A plan to build a massive, $3.4 billion vacation resort development on the grounds of a slave port on the coast of Nigeria — including golf courses, concert halls, casinos and, yes, a museum dedicated to the Jackson Five — is meeting some opposition among the local population.
“It is not appropriate from a cultural or historical point of view,” Nigerian historian Toyin Falola is quoted in the Guardian newspaper as telling the BBC recently. “Moneymaking and historical memory are allies in the extension of capitalism. You cry with one eye and wipe it off with a cold beer, leaving the other eye open for gambling.”
Who’s behind this plan? Marlon Jackson, one of Michael Jackson’s brothers. He says the family has been looking for a site to host its huge collection of memorabilia and after a visit to the Badagry slave grounds on Nigeria’s coast he concluded it was the perfect place.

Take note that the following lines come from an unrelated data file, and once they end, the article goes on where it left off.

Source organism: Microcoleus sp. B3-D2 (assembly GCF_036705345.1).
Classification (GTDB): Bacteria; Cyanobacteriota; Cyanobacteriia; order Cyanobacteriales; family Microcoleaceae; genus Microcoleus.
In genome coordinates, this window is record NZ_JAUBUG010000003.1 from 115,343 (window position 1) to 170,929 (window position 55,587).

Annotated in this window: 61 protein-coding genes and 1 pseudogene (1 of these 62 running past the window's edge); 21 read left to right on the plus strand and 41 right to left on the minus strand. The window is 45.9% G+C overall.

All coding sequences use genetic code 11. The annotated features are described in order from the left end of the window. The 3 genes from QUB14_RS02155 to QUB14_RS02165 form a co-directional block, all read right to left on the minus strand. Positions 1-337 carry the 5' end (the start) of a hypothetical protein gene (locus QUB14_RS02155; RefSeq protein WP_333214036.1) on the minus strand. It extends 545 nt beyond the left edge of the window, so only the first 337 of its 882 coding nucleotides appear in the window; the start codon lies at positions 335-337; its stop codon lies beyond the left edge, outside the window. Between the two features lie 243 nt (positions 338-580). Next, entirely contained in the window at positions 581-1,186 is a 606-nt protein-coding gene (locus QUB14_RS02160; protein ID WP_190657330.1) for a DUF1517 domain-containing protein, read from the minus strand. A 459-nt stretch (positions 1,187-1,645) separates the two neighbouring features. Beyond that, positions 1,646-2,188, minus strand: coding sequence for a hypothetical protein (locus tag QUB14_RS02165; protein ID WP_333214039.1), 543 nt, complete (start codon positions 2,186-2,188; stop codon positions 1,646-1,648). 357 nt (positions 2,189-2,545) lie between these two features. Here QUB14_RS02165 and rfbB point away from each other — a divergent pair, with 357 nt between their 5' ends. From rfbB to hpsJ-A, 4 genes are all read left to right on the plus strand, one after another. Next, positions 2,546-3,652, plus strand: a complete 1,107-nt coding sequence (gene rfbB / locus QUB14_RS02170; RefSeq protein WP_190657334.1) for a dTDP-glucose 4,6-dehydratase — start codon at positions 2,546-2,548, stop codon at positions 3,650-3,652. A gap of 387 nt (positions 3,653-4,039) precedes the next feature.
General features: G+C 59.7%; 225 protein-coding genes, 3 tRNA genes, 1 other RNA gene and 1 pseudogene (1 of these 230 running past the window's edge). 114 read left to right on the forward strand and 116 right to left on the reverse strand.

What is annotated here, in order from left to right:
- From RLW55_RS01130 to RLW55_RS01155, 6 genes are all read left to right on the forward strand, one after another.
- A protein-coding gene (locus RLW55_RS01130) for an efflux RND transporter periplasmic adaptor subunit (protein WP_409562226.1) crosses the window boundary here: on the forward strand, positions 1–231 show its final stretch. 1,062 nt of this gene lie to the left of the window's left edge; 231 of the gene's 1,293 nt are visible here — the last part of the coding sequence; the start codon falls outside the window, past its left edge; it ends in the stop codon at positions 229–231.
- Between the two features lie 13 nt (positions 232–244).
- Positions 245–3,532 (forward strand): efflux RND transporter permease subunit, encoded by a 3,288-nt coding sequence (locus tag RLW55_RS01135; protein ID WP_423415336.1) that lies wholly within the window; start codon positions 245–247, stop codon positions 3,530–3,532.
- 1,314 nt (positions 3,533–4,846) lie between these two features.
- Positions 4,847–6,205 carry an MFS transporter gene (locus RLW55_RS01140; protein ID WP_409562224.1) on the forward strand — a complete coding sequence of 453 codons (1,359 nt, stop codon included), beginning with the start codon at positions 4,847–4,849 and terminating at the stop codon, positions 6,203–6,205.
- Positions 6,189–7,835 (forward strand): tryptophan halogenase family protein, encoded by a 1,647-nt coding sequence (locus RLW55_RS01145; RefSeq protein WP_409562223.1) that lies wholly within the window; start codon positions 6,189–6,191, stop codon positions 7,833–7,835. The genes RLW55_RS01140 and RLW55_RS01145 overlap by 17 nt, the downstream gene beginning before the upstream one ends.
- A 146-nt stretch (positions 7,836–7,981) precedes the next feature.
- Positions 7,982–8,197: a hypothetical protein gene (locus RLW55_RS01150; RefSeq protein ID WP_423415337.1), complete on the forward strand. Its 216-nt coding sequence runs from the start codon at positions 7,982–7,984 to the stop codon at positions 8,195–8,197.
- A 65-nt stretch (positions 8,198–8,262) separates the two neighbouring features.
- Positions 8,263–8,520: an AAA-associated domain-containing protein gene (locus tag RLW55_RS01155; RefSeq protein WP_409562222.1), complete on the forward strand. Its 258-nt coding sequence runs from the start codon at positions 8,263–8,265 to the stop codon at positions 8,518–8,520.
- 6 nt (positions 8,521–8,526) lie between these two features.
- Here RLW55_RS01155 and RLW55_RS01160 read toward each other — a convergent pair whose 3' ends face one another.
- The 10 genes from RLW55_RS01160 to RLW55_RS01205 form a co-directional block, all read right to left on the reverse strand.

Now, all this isn’t as tacky as it sounds.
There seem to be real efforts underway to preserve the area’s history and turn it into an educational tourist attraction, and developers say the 1.4 million visitors expected in the Badagry Historical Resort’s first year could be a real boon to the local economy. The resort could eventually bring 150,000 jobs to a pretty impoverished area.
Plans include a multi-million dollar slave memorial, a slave history theme park (perfect for the kids), a five-star hotel and the Jackson Five museum. Developers want to build a life-size model of a slave ship, holograms of the Jackson Five (even scarier than the real thing) and, according to the Guardian, robot versions of 18th-century African musicians, whatever that means.
While you’re deciding whether this is a crazy plan or a good idea, I’ll leave you with this vision for the resort as spelled out by the Guardian:
The development will cater to the country’s growing tourism industry, particularly African-American tourists who wish to trace their Nigerian roots. Visitors will be able to explore the site of the former transatlantic slave trade, honour the hundreds of thousands who died in what were horrific human rights abuses, and then head off for a round of golf or a massage, before gawping at animatronic versions of the siblings who sang ABC and I Want You Back.